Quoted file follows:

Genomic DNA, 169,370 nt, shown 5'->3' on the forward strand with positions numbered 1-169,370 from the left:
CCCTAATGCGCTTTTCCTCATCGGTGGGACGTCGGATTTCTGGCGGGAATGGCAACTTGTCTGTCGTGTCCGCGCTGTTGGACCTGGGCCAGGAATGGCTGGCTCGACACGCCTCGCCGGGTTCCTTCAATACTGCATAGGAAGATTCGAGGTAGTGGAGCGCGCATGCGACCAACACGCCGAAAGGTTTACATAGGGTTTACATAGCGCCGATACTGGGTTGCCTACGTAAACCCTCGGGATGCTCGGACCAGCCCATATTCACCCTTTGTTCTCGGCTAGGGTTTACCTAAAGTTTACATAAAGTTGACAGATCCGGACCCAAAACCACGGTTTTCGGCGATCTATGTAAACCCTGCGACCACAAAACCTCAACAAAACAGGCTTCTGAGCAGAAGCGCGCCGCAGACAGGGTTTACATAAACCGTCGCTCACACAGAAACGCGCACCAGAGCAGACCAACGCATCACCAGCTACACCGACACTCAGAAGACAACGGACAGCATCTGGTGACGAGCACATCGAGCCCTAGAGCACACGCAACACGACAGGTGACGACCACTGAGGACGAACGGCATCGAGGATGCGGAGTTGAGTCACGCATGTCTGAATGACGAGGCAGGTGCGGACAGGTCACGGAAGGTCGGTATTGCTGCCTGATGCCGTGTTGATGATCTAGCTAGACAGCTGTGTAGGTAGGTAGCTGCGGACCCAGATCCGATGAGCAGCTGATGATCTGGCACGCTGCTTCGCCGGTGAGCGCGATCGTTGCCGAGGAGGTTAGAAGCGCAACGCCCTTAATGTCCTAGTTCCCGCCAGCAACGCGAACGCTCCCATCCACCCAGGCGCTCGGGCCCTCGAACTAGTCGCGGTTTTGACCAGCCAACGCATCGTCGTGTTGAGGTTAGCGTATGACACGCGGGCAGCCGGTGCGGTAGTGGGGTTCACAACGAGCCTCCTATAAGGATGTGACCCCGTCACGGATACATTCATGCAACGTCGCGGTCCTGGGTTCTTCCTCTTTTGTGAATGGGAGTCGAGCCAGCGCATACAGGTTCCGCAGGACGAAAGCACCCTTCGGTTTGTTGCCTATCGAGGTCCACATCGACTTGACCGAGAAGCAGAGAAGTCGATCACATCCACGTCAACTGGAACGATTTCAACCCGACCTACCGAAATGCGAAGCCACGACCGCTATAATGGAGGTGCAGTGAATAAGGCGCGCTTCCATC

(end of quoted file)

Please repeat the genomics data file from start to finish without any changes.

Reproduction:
Genomic DNA, 169,370 nt, shown 5'->3' on the forward strand with positions numbered 1-169,370 from the left:
CCCTAATGCGCTTTTCCTCATCGGTGGGACGTCGGATTTCTGGCGGGAATGGCAACTTGTCTGTCGTGTCCGCGCTGTTGGACCTGGGCCAGGAATGGCTGGCTCGACACGCCTCGCCGGGTTCCTTCAATACTGCATAGGAAGATTCGAGGTAGTGGAGCGCGCATGCGACCAACACGCCGAAAGGTTTACATAGGGTTTACATAGCGCCGATACTGGGTTGCCTACGTAAACCCTCGGGATGCTCGGACCAGCCCATATTCACCCTTTGTTCTCGGCTAGGGTTTACCTAAAGTTTACATAAAGTTGACAGATCCGGACCCAAAACCACGGTTTTCGGCGATCTATGTAAACCCTGCGACCACAAAACCTCAACAAAACAGGCTTCTGAGCAGAAGCGCGCCGCAGACAGGGTTTACATAAACCGTCGCTCACACAGAAACGCGCACCAGAGCAGACCAACGCATCACCAGCTACACCGACACTCAGAAGACAACGGACAGCATCTGGTGACGAGCACATCGAGCCCTAGAGCACACGCAACACGACAGGTGACGACCACTGAGGACGAACGGCATCGAGGATGCGGAGTTGAGTCACGCATGTCTGAATGACGAGGCAGGTGCGGACAGGTCACGGAAGGTCGGTATTGCTGCCTGATGCCGTGTTGATGATCTAGCTAGACAGCTGTGTAGGTAGGTAGCTGCGGACCCAGATCCGATGAGCAGCTGATGATCTGGCACGCTGCTTCGCCGGTGAGCGCGATCGTTGCCGAGGAGGTTAGAAGCGCAACGCCCTTAATGTCCTAGTTCCCGCCAGCAACGCGAACGCTCCCATCCACCCAGGCGCTCGGGCCCTCGAACTAGTCGCGGTTTTGACCAGCCAACGCATCGTCGTGTTGAGGTTAGCGTATGACACGCGGGCAGCCGGTGCGGTAGTGGGGTTCACAACGAGCCTCCTATAAGGATGTGACCCCGTCACGGATACATTCATGCAACGTCGCGGTCCTGGGTTCTTCCTCTTTTGTGAATGGGAGTCGAGCCAGCGCATACAGGTTCCGCAGGACGAAAGCACCCTTCGGTTTGTTGCCTATCGAGGTCCACATCGACTTGACCGAGAAGCAGAGAAGTCGATCACATCCACGTCAACTGGAACGATTTCAACCCGACCTACCGAAATGCGAAGCCACGACCGCTATAATGGAGGTGCAGTGAATAAGGCGCGCTTCCATC